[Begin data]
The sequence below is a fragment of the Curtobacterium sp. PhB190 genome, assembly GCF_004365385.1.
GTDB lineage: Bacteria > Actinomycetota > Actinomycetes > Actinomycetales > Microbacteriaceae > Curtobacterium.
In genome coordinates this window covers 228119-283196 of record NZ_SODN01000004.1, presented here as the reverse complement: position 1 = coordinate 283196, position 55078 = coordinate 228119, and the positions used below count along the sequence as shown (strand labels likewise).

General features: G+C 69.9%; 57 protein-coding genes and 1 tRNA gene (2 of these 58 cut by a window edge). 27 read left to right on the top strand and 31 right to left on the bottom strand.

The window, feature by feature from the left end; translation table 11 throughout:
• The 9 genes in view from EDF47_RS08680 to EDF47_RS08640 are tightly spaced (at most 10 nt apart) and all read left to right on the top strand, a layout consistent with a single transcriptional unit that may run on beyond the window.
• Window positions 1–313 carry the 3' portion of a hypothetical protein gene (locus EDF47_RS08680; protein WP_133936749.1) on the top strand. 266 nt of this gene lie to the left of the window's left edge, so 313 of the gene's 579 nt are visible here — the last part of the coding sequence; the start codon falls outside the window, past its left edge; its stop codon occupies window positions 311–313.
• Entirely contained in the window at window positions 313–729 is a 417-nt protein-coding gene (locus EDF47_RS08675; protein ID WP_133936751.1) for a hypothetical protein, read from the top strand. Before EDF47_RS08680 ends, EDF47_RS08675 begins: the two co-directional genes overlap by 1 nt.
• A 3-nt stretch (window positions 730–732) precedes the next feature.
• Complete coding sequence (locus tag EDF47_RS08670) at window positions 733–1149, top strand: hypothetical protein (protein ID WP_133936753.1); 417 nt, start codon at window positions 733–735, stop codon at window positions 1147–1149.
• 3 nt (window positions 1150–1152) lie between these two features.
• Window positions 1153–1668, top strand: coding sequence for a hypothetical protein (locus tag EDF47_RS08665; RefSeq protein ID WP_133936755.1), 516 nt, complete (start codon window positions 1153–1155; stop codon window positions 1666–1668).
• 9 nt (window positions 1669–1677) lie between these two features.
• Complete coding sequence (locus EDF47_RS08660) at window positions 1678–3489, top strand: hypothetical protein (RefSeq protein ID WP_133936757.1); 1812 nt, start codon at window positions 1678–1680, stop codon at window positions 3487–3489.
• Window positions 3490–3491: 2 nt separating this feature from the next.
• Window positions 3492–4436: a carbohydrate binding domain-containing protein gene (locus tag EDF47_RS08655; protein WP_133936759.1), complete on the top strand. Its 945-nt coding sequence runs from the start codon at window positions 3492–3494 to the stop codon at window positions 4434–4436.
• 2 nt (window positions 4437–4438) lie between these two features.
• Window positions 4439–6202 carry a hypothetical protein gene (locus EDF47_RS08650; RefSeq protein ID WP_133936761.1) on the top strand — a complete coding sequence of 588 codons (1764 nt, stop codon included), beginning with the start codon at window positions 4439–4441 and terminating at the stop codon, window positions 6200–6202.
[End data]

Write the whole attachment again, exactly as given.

The sequence below is a fragment of the Curtobacterium sp. PhB190 genome, assembly GCF_004365385.1.
GTDB lineage: Bacteria > Actinomycetota > Actinomycetes > Actinomycetales > Microbacteriaceae > Curtobacterium.
In genome coordinates this window covers 228119-283196 of record NZ_SODN01000004.1, presented here as the reverse complement: position 1 = coordinate 283196, position 55078 = coordinate 228119, and the positions used below count along the sequence as shown (strand labels likewise).

General features: G+C 69.9%; 57 protein-coding genes and 1 tRNA gene (2 of these 58 cut by a window edge). 27 read left to right on the top strand and 31 right to left on the bottom strand.

The window, feature by feature from the left end; translation table 11 throughout:
• The 9 genes in view from EDF47_RS08680 to EDF47_RS08640 are tightly spaced (at most 10 nt apart) and all read left to right on the top strand, a layout consistent with a single transcriptional unit that may run on beyond the window.
• Window positions 1–313 carry the 3' portion of a hypothetical protein gene (locus EDF47_RS08680; protein WP_133936749.1) on the top strand. 266 nt of this gene lie to the left of the window's left edge, so 313 of the gene's 579 nt are visible here — the last part of the coding sequence; the start codon falls outside the window, past its left edge; its stop codon occupies window positions 311–313.
• Entirely contained in the window at window positions 313–729 is a 417-nt protein-coding gene (locus EDF47_RS08675; protein ID WP_133936751.1) for a hypothetical protein, read from the top strand. Before EDF47_RS08680 ends, EDF47_RS08675 begins: the two co-directional genes overlap by 1 nt.
• A 3-nt stretch (window positions 730–732) precedes the next feature.
• Complete coding sequence (locus tag EDF47_RS08670) at window positions 733–1149, top strand: hypothetical protein (protein ID WP_133936753.1); 417 nt, start codon at window positions 733–735, stop codon at window positions 1147–1149.
• 3 nt (window positions 1150–1152) lie between these two features.
• Window positions 1153–1668, top strand: coding sequence for a hypothetical protein (locus tag EDF47_RS08665; RefSeq protein ID WP_133936755.1), 516 nt, complete (start codon window positions 1153–1155; stop codon window positions 1666–1668).
• 9 nt (window positions 1669–1677) lie between these two features.
• Complete coding sequence (locus EDF47_RS08660) at window positions 1678–3489, top strand: hypothetical protein (RefSeq protein ID WP_133936757.1); 1812 nt, start codon at window positions 1678–1680, stop codon at window positions 3487–3489.
• Window positions 3490–3491: 2 nt separating this feature from the next.
• Window positions 3492–4436: a carbohydrate binding domain-containing protein gene (locus tag EDF47_RS08655; protein WP_133936759.1), complete on the top strand. Its 945-nt coding sequence runs from the start codon at window positions 3492–3494 to the stop codon at window positions 4434–4436.
• 2 nt (window positions 4437–4438) lie between these two features.
• Window positions 4439–6202 carry a hypothetical protein gene (locus EDF47_RS08650; RefSeq protein ID WP_133936761.1) on the top strand — a complete coding sequence of 588 codons (1764 nt, stop codon included), beginning with the start codon at window positions 4439–4441 and terminating at the stop codon, window positions 6200–6202.